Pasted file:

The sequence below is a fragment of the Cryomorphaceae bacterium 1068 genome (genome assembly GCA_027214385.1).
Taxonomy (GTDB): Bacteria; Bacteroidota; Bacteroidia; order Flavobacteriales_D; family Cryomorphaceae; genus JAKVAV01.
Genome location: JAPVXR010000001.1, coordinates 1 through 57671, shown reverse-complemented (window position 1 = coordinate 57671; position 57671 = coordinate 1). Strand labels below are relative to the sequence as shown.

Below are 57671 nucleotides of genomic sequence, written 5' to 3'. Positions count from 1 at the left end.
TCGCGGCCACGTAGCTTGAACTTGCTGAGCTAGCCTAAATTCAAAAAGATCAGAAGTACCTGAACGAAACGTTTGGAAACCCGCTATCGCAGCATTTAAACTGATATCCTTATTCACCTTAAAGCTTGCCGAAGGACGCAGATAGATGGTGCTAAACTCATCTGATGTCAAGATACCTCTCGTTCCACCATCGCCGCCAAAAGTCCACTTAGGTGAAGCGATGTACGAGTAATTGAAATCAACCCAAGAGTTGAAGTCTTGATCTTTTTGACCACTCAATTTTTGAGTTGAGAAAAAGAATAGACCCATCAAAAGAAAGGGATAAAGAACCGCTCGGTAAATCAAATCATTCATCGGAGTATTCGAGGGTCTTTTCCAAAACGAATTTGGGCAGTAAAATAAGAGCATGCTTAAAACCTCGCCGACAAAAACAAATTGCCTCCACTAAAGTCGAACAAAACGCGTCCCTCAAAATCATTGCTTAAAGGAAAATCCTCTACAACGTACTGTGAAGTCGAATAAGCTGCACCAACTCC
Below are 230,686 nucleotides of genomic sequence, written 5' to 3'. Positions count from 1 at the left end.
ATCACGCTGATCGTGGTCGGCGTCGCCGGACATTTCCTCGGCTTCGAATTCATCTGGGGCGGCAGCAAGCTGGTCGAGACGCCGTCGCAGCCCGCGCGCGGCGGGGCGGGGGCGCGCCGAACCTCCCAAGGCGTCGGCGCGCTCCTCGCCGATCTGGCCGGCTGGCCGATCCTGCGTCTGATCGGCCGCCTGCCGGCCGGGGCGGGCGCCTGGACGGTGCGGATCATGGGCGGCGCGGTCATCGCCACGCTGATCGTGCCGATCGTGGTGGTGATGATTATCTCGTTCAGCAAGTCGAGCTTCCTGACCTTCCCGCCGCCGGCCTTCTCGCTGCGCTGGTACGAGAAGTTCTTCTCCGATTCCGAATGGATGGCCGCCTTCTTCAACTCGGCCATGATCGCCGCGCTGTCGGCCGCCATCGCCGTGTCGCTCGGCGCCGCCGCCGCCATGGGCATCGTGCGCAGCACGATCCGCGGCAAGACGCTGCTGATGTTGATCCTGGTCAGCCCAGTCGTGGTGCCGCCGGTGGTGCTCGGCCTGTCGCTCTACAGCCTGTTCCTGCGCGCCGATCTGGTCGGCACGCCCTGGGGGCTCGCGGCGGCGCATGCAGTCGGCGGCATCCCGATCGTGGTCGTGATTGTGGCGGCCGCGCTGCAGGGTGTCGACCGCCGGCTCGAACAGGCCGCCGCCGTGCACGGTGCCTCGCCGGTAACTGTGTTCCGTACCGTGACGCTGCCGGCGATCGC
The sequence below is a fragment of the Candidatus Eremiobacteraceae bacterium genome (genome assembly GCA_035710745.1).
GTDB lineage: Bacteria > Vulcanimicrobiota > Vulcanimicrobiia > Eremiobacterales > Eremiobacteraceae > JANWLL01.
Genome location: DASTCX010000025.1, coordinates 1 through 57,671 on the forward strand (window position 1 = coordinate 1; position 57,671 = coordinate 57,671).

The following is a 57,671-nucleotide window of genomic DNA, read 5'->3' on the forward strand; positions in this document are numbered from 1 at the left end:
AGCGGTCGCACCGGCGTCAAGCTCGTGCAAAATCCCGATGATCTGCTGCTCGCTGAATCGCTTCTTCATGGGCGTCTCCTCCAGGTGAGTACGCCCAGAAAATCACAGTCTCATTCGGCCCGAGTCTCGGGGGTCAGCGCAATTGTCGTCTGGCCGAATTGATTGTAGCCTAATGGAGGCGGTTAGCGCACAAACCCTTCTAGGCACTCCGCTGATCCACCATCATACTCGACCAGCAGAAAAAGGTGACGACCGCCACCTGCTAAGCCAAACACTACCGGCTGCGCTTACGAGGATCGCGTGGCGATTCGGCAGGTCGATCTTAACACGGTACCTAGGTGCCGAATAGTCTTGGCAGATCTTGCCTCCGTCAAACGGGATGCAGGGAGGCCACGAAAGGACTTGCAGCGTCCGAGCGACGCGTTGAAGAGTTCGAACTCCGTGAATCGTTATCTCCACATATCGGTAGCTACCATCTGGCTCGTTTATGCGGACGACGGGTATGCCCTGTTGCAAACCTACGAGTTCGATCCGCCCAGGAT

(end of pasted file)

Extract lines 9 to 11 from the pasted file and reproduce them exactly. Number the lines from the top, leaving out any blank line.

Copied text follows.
GTDB lineage: Bacteria > Vulcanimicrobiota > Vulcanimicrobiia > Eremiobacterales > Eremiobacteraceae > JANWLL01.
Genome location: DASTCX010000025.1, coordinates 1 through 57,671 on the forward strand (window position 1 = coordinate 1; position 57,671 = coordinate 57,671).

The following is a 57,671-nucleotide window of genomic DNA, read 5'->3' on the forward strand; positions in this document are numbered from 1 at the left end: